Kayla Kromer understands just how much Americans love burgers. We don’t just want to shove them in our faces—we want to crawl into our fast food favorites before dozing off to dream about milkshakes and French fries. While this would ordinarily be a rather greasy and stinky ordeal, Kromer’s cheeseburger bed allows us to relax under a lettuce sheet without any mess or fuss.

6. A Geeky Fantasy

Fast food isn’t Kayla Kromer’s only passion. She also enjoys great sci-fi films—or at least those that involve a certain Princess and her magical brother fighting off their corrupted father. For those who dream of gold bikinis, this Milennium Falcon bed is just the thing to set you off into your (dream) space.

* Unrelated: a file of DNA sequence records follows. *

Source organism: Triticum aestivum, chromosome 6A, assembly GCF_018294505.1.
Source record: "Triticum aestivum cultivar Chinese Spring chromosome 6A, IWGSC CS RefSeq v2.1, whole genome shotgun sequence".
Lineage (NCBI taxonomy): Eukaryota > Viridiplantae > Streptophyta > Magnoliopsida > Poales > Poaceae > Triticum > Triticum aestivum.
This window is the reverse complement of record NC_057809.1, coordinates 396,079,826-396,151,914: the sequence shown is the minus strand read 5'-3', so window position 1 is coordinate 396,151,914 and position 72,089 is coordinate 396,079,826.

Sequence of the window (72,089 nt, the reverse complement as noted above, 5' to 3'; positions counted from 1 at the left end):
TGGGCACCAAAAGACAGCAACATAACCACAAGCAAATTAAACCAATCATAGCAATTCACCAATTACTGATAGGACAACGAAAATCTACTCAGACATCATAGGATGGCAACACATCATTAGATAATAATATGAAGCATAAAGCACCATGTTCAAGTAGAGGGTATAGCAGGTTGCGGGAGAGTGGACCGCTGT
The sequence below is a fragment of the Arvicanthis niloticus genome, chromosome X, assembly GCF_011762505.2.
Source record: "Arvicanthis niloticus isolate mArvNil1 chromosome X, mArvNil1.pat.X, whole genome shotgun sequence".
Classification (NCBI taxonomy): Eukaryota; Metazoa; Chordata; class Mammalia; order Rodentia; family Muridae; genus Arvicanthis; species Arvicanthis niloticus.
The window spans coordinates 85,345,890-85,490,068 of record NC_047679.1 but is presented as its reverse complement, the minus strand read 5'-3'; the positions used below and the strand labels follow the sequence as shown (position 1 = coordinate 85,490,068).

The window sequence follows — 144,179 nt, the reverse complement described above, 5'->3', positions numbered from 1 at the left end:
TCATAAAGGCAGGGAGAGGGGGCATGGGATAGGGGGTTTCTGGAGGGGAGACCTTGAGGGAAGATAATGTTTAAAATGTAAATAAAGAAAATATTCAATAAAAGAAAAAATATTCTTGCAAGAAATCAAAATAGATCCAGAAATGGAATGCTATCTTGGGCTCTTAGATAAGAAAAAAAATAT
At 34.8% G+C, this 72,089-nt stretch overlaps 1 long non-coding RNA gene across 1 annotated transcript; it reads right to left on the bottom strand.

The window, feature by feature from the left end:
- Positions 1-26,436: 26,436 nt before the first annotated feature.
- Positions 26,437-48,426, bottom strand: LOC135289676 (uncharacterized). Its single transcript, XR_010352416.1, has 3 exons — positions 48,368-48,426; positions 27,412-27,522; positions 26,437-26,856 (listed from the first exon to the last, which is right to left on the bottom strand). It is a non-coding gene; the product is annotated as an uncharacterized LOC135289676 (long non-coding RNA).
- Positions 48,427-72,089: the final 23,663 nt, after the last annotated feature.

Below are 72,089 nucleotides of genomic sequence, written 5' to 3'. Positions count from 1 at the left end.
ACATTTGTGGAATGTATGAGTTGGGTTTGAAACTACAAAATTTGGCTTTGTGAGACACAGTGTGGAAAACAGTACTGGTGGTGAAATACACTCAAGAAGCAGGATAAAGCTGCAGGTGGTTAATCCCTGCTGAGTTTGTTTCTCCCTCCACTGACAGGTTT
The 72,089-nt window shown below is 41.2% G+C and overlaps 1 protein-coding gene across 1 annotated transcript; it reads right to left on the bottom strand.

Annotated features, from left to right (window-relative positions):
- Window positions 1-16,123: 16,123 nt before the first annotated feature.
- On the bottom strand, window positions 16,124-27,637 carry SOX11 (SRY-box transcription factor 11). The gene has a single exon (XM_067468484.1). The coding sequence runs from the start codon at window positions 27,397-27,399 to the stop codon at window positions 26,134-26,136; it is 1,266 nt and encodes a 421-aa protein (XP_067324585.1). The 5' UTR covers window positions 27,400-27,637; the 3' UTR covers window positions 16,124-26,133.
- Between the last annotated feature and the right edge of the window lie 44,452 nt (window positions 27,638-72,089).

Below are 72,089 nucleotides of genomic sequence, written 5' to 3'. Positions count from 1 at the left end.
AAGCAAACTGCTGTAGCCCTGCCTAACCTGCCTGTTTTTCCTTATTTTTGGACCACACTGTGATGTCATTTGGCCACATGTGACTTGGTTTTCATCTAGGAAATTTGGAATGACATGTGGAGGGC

7. A Nesting Space

Merav Eitan and Gas­ton Zahr created A Giant Birdsnest for Breeding New Ideas as part of the Green Gar­den Exhibition. What better way to get back to nature than to let your kids sleep like baby birds do? Of course, regurgitating their food for them is something best left up to the avian professionals.

8. A Queenly Coach

Here's one for every little girl who dreams of being a princess. PoshTots sells this fantasy coach bed at a price that only true princesses can afford—a staggering $47,000.

9. A Dreamy Playhouse

The Sweet Dream Bed is another option. It's cheaper, clocking in at anywhere from $5,000-$40,000, and instead of just getting a bed, your little princess also gets a gorgeous playhouse and an indoor slide.

10. An Igloo of Books